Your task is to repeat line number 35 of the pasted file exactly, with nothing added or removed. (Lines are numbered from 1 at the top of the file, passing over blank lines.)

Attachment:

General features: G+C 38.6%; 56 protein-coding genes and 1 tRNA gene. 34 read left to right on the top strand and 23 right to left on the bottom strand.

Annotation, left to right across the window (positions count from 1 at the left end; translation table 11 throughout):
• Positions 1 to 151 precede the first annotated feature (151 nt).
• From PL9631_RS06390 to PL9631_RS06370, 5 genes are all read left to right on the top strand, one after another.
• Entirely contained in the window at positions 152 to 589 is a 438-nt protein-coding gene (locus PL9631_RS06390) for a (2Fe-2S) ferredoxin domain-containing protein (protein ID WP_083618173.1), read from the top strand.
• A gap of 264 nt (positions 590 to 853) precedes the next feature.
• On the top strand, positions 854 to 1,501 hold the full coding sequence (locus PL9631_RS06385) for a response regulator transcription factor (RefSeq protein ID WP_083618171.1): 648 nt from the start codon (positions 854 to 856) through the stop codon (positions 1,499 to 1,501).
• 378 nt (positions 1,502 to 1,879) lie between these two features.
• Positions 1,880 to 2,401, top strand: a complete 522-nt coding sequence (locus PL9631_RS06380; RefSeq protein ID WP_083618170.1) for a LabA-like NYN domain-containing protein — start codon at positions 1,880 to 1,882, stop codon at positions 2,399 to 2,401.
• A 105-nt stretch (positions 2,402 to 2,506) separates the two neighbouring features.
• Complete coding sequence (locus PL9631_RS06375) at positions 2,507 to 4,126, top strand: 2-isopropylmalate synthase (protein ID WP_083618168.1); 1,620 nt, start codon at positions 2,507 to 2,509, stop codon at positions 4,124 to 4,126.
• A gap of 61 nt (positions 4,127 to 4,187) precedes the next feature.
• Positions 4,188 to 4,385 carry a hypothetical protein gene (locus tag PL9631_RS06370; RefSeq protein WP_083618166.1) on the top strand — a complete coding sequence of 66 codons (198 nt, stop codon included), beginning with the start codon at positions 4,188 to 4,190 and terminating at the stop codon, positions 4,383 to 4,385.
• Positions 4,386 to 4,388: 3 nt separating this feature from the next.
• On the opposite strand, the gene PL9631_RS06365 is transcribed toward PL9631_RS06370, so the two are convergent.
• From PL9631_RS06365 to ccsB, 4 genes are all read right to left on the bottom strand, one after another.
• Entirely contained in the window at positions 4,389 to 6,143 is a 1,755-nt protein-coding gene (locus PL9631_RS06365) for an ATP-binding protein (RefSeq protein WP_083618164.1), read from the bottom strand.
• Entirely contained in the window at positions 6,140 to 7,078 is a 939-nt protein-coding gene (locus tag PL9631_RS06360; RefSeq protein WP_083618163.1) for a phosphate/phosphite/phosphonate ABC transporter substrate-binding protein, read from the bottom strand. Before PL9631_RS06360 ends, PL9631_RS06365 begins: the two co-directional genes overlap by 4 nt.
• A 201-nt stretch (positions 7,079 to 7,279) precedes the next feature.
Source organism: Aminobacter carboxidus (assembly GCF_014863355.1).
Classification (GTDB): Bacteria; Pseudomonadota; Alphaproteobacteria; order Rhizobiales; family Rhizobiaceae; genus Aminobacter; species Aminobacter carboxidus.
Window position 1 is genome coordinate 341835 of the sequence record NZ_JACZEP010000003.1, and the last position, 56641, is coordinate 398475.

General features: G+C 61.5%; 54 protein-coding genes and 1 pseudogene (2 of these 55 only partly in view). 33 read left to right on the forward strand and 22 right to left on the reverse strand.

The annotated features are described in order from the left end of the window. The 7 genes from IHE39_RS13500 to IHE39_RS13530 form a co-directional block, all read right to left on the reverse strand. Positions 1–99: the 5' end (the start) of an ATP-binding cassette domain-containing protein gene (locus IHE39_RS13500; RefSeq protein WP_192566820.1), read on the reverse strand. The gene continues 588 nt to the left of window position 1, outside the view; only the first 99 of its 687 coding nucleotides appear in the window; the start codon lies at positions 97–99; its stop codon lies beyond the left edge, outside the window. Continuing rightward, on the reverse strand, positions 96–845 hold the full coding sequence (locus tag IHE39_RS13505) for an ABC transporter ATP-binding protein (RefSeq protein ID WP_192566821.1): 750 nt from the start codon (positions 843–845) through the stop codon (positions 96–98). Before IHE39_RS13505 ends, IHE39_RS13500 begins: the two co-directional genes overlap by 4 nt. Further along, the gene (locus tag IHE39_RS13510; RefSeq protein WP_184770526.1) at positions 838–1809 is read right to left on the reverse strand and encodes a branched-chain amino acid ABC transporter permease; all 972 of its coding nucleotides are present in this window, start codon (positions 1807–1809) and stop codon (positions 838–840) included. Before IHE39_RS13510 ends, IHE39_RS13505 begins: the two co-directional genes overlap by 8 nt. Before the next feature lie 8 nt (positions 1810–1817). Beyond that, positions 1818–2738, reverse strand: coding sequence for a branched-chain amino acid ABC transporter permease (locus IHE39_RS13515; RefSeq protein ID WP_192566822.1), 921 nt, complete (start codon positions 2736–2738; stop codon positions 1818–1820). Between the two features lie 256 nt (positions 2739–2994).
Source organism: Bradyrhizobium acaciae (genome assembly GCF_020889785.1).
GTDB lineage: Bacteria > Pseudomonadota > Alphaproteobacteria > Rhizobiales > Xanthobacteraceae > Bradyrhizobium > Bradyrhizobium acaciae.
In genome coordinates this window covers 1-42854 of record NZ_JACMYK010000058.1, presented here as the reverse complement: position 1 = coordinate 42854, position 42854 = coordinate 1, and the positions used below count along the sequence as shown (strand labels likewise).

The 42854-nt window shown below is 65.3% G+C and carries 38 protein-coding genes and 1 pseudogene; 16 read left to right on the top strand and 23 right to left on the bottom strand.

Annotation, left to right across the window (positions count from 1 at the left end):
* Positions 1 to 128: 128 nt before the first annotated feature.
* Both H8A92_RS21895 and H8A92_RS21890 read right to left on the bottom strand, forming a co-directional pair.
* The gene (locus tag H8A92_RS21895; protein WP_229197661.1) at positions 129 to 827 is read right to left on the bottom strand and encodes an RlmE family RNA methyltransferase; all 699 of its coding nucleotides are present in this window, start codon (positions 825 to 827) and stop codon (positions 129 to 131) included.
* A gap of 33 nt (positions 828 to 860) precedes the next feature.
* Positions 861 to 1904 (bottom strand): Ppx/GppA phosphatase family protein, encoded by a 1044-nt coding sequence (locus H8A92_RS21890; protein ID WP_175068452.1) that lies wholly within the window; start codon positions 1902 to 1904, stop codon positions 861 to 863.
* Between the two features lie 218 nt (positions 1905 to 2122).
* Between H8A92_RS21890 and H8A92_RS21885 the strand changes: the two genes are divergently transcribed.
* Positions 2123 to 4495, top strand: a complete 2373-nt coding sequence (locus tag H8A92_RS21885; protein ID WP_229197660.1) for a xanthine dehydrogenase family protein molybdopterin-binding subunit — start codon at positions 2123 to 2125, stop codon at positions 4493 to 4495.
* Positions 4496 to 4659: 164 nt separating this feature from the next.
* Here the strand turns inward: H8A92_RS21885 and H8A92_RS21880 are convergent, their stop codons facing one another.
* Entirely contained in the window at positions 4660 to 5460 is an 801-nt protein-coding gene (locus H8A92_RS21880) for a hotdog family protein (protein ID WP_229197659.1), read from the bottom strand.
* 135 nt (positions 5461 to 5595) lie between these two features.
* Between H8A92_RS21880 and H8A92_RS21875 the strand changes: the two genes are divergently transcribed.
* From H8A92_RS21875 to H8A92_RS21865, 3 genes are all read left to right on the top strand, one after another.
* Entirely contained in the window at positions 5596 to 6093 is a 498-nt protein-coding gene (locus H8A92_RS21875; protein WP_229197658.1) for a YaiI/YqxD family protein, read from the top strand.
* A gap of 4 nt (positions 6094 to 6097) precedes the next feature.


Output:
* Between the two features lie 218 nt (positions 1905 to 2122).